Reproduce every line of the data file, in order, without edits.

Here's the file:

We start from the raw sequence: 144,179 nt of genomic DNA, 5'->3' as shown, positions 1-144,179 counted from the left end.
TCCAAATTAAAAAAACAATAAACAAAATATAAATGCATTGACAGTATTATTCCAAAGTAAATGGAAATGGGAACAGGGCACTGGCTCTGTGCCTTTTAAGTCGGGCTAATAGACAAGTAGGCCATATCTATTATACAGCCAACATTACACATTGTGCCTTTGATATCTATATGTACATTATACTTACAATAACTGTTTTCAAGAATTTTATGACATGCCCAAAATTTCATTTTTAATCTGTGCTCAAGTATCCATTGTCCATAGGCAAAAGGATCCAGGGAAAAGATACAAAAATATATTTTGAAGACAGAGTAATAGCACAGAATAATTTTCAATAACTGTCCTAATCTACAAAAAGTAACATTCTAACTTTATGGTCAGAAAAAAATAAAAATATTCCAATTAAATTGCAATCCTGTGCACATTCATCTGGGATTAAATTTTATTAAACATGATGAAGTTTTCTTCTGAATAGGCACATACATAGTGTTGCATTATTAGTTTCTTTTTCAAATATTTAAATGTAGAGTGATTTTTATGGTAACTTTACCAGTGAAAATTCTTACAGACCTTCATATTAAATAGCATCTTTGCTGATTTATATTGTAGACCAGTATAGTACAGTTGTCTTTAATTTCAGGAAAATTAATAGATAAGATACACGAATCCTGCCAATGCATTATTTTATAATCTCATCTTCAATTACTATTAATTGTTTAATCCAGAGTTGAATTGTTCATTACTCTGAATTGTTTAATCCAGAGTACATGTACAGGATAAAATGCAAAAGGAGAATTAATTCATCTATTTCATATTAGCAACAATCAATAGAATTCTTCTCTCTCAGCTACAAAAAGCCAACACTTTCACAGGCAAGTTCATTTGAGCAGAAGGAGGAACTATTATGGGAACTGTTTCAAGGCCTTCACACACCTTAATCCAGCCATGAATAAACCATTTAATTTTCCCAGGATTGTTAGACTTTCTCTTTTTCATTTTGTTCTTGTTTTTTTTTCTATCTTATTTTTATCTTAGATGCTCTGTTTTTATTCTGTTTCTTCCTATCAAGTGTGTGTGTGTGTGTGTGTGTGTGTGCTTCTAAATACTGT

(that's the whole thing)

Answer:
We start from the raw sequence: 144,179 nt of genomic DNA, 5'->3' as shown, positions 1-144,179 counted from the left end.
TCCAAATTAAAAAAACAATAAACAAAATATAAATGCATTGACAGTATTATTCCAAAGTAAATGGAAATGGGAACAGGGCACTGGCTCTGTGCCTTTTAAGTCGGGCTAATAGACAAGTAGGCCATATCTATTATACAGCCAACATTACACATTGTGCCTTTGATATCTATATGTACATTATACTTACAATAACTGTTTTCAAGAATTTTATGACATGCCCAAAATTTCATTTTTAATCTGTGCTCAAGTATCCATTGTCCATAGGCAAAAGGATCCAGGGAAAAGATACAAAAATATATTTTGAAGACAGAGTAATAGCACAGAATAATTTTCAATAACTGTCCTAATCTACAAAAAGTAACATTCTAACTTTATGGTCAGAAAAAAATAAAAATATTCCAATTAAATTGCAATCCTGTGCACATTCATCTGGGATTAAATTTTATTAAACATGATGAAGTTTTCTTCTGAATAGGCACATACATAGTGTTGCATTATTAGTTTCTTTTTCAAATATTTAAATGTAGAGTGATTTTTATGGTAACTTTACCAGTGAAAATTCTTACAGACCTTCATATTAAATAGCATCTTTGCTGATTTATATTGTAGACCAGTATAGTACAGTTGTCTTTAATTTCAGGAAAATTAATAGATAAGATACACGAATCCTGCCAATGCATTATTTTATAATCTCATCTTCAATTACTATTAATTGTTTAATCCAGAGTTGAATTGTTCATTACTCTGAATTGTTTAATCCAGAGTACATGTACAGGATAAAATGCAAAAGGAGAATTAATTCATCTATTTCATATTAGCAACAATCAATAGAATTCTTCTCTCTCAGCTACAAAAAGCCAACACTTTCACAGGCAAGTTCATTTGAGCAGAAGGAGGAACTATTATGGGAACTGTTTCAAGGCCTTCACACACCTTAATCCAGCCATGAATAAACCATTTAATTTTCCCAGGATTGTTAGACTTTCTCTTTTTCATTTTGTTCTTGTTTTTTTTTCTATCTTATTTTTATCTTAGATGCTCTGTTTTTATTCTGTTTCTTCCTATCAAGTGTGTGTGTGTGTGTGTGTGTGTGTGCTTCTAAATACTGT